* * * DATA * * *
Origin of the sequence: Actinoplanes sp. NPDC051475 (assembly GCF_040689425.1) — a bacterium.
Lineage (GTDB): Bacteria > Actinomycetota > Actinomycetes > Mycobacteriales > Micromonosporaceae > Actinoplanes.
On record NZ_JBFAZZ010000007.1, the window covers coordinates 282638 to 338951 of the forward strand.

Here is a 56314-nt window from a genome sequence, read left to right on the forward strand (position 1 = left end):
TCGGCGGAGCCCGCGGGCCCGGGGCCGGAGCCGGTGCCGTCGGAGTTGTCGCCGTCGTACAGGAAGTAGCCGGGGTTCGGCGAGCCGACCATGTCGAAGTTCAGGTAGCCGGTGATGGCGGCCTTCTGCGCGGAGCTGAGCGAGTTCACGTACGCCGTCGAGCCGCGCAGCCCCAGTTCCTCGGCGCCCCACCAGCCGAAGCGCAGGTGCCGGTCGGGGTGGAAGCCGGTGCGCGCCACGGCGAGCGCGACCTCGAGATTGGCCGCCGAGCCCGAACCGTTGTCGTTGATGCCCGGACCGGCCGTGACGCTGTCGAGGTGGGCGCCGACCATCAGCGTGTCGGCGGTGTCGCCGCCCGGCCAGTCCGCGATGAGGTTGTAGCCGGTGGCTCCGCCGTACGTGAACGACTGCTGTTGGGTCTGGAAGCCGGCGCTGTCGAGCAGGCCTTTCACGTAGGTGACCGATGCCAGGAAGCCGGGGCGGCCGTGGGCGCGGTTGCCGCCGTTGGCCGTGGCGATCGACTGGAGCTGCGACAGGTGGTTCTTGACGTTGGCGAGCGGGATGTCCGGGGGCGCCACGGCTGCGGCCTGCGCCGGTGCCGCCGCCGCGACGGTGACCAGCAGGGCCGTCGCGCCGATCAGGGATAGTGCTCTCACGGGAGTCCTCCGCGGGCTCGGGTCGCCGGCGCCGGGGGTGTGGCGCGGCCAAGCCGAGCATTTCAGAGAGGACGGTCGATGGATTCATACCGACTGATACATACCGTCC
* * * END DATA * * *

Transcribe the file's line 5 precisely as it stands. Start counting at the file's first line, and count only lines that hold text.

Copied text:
TCGGCGGAGCCCGCGGGCCCGGGGCCGGAGCCGGTGCCGTCGGAGTTGTCGCCGTCGTACAGGAAGTAGCCGGGGTTCGGCGAGCCGACCATGTCGAAGTTCAGGTAGCCGGTGATGGCGGCCTTCTGCGCGGAGCTGAGCGAGTTCACGTACGCCGTCGAGCCGCGCAGCCCCAGTTCCTCGGCGCCCCACCAGCCGAAGCGCAGGTGCCGGTCGGGGTGGAAGCCGGTGCGCGCCACGGCGAGCGCGACCTCGAGATTGGCCGCCGAGCCCGAACCGTTGTCGTTGATGCCCGGACCGGCCGTGACGCTGTCGAGGTGGGCGCCGACCATCAGCGTGTCGGCGGTGTCGCCGCCCGGCCAGTCCGCGATGAGGTTGTAGCCGGTGGCTCCGCCGTACGTGAACGACTGCTGTTGGGTCTGGAAGCCGGCGCTGTCGAGCAGGCCTTTCACGTAGGTGACCGATGCCAGGAAGCCGGGGCGGCCGTGGGCGCGGTTGCCGCCGTTGGCCGTGGCGATCGACTGGAGCTGCGACAGGTGGTTCTTGACGTTGGCGAGCGGGATGTCCGGGGGCGCCACGGCTGCGGCCTGCGCCGGTGCCGCCGCCGCGACGGTGACCAGCAGGGCCGTCGCGCCGATCAGGGATAGTGCTCTCACGGGAGTCCTCCGCGGGCTCGGGTCGCCGGCGCCGGGGGTGTGGCGCGGCCAAGCCGAGCATTTCAGAGAGGACGGTCGATGGATTCATACCGACTGATACATACCGTCC